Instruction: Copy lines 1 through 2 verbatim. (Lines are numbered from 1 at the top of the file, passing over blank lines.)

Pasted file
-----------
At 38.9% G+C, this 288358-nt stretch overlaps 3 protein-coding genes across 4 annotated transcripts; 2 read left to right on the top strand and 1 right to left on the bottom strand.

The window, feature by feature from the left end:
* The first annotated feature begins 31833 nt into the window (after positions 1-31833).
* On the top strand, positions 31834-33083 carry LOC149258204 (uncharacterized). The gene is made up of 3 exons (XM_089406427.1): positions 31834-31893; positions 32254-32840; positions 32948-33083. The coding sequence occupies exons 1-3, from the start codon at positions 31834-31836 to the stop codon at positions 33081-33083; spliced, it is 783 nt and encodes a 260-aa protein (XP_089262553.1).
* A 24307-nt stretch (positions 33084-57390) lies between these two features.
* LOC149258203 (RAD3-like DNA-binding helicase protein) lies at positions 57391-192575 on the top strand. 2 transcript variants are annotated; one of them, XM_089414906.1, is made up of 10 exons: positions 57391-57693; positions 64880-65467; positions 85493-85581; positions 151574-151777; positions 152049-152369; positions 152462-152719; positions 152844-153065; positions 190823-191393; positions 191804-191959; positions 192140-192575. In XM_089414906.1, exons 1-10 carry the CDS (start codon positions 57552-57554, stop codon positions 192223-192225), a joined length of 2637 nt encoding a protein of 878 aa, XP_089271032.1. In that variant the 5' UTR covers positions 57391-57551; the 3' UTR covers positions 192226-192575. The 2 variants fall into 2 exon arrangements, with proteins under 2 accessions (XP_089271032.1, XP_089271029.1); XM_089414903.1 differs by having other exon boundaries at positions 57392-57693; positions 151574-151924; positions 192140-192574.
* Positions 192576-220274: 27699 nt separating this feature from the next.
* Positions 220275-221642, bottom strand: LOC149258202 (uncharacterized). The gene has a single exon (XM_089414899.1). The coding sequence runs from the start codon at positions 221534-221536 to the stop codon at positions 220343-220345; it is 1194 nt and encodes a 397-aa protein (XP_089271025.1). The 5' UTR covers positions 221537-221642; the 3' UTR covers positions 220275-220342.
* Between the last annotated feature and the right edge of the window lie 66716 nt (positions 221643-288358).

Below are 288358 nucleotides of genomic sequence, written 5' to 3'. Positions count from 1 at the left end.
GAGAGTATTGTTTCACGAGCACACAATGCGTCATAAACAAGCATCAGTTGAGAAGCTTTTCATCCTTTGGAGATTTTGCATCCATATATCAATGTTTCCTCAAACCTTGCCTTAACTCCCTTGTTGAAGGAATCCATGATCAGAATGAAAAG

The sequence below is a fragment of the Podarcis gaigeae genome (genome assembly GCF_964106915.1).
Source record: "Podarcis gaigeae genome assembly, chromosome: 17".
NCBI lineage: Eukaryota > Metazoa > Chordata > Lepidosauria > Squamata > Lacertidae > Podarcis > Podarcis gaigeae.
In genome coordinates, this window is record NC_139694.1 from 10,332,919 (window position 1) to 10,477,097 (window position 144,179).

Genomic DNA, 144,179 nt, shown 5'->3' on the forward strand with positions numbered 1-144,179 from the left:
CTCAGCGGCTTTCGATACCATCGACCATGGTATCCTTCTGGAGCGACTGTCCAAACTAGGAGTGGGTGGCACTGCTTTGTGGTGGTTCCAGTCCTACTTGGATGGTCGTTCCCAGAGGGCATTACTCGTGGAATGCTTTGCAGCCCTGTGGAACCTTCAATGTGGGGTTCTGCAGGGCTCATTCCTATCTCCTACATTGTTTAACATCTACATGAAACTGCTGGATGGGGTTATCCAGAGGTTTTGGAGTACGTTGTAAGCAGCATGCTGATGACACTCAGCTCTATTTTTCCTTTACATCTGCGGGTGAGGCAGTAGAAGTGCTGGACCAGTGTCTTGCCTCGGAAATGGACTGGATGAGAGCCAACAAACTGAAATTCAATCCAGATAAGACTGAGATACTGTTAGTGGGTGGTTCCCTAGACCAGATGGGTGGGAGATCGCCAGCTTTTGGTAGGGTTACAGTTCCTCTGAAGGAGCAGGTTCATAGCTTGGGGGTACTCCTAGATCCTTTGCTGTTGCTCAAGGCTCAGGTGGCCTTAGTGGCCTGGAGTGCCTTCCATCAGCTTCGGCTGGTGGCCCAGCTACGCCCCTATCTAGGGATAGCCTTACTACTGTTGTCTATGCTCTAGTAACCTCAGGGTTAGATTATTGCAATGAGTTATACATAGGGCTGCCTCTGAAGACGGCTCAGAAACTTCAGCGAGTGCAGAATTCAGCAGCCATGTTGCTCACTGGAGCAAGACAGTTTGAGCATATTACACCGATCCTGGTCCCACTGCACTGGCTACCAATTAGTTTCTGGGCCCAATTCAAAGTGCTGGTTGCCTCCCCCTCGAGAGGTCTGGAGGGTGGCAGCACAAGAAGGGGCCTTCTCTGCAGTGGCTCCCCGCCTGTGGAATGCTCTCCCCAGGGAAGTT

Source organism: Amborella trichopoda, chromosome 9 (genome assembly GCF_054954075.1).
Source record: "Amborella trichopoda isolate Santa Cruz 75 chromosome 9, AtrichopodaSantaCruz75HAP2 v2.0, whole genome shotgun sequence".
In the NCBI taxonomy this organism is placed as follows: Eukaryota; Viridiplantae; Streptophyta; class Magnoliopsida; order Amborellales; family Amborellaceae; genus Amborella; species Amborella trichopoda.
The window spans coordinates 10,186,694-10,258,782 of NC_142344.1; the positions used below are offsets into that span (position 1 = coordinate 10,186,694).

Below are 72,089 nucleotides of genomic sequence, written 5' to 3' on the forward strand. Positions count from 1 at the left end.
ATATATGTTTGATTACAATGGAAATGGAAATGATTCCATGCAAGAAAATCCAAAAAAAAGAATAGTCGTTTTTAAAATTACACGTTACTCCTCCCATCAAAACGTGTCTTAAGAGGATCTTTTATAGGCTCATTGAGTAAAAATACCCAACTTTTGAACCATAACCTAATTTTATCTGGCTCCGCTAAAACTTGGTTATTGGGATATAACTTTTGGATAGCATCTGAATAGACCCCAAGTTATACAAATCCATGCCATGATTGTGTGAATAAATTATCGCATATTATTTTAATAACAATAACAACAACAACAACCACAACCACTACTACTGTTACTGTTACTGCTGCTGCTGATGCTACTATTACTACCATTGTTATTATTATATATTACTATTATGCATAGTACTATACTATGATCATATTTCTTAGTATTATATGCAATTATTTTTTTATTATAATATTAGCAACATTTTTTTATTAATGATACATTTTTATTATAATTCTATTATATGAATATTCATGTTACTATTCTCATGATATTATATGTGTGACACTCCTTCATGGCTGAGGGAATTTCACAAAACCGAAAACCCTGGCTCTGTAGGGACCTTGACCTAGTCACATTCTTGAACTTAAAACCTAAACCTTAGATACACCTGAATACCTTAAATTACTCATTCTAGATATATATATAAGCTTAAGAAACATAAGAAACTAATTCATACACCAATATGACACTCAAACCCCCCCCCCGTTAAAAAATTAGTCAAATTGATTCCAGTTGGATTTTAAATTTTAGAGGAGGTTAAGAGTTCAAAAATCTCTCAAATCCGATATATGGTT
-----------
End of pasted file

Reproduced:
At 38.9% G+C, this 288358-nt stretch overlaps 3 protein-coding genes across 4 annotated transcripts; 2 read left to right on the top strand and 1 right to left on the bottom strand.

The window, feature by feature from the left end: